What you get when you type ls *.c and hit Enter in shell

Forget the buggy linux error message penalties: this is not an actual error. Shell is just simply telling you the truth. Wondering what I mean? Stay tuned as I explain to you what actually happens when you type ls *.c and hit the Enter key in Shell. So, lets get started.


First, lets begin with the actual ls command. The ls command is a very common task for every Linux power users, system administrators and veteran "guru" programmers. Normally, you can list the contents of your current working directory with ls and this is the most common usage of ls. To list the contents of your current working directory, just simply run ls as follows at the terminal or prompt: $ ls

Cool and simple, huh! But what the S-hell does that mean? Well, if you're a guru in software engineering then you most certainly know exactly what I'm talking about. But, if you're a little doodle baby coder in the world of programming (like me), then you should definitely be curious to know what ls command means and does especially when you use it with other options e.g. "ls *.c"

The Action

So far we could see that the ls command lists the contents of your current working directory. But what if you have to list all files with a particular file extension only, say .c the C language file extension? If a programmer was to type ls *.c the computer would interpret this as find all files in the current directory that have a .c (C programming language) file extension. This is exactly what happens when you type ls *.c and hit Enter in your shell. Expecting an explosion? Not today, sorry to disappoint you. That's all ls *.c does. So, if you want to list all files in the working directory that are made for the C Programming Language file extension then just go ahead and type ls *.c into your command line, hit the Enter key, and... Voila! You should be greeted with a list of all your files written in C in the current directory.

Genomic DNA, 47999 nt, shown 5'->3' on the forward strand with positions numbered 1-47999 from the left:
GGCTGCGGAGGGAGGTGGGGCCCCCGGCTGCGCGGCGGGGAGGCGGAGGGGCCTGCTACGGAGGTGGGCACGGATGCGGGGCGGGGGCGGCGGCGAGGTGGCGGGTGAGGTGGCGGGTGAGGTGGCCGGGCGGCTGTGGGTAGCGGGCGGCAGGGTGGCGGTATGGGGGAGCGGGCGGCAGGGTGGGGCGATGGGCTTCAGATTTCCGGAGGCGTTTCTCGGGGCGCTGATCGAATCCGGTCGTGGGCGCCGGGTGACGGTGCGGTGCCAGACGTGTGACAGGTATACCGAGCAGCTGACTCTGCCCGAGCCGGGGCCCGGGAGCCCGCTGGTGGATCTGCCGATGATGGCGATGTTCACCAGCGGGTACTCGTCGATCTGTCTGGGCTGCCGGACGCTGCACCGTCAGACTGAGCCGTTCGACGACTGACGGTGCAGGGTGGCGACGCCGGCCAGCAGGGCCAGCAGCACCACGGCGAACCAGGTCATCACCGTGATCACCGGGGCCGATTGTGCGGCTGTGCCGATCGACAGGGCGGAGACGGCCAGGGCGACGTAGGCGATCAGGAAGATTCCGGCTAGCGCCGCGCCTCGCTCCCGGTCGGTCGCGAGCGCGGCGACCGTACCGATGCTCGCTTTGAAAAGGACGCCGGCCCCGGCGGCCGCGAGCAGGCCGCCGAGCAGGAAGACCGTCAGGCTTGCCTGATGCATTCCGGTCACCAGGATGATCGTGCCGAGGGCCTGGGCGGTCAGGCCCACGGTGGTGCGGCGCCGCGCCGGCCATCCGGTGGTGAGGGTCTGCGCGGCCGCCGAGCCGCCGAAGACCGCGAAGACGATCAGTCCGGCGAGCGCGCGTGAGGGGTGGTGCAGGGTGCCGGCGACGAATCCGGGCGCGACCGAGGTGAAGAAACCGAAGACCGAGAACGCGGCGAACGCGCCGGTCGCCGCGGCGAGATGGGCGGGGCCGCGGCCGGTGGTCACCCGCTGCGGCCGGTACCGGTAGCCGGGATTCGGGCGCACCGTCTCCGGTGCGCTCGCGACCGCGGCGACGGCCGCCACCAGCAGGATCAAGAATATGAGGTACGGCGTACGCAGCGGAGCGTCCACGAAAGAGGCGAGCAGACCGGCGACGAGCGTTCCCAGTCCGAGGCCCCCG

It's NOT an actual error

Well, so far, you got the better side of Shell today and I must say congrats. But, what if you performed this same command in an empty directory or a directory that contains all types of files other than C language file extension? If you did that, sorry my friend but Shell is not so forgiving. Shell expects forgiveness, it doesn't give it. You will surely get the dreaded "No such file or directory" message. Don't fret, its not an error per say. Shell is very sincere. It just truly means that you do not have any C language files or any files for that matter ending with the .c file extension in the current working directory. Well, forgive shell, just create one and be happy.


In a nutShell, The Shell's ls command list all contents in the current directory, while ls *.c lists all contents that has file extension ".c"

Happy coding friends. See you on the other side.

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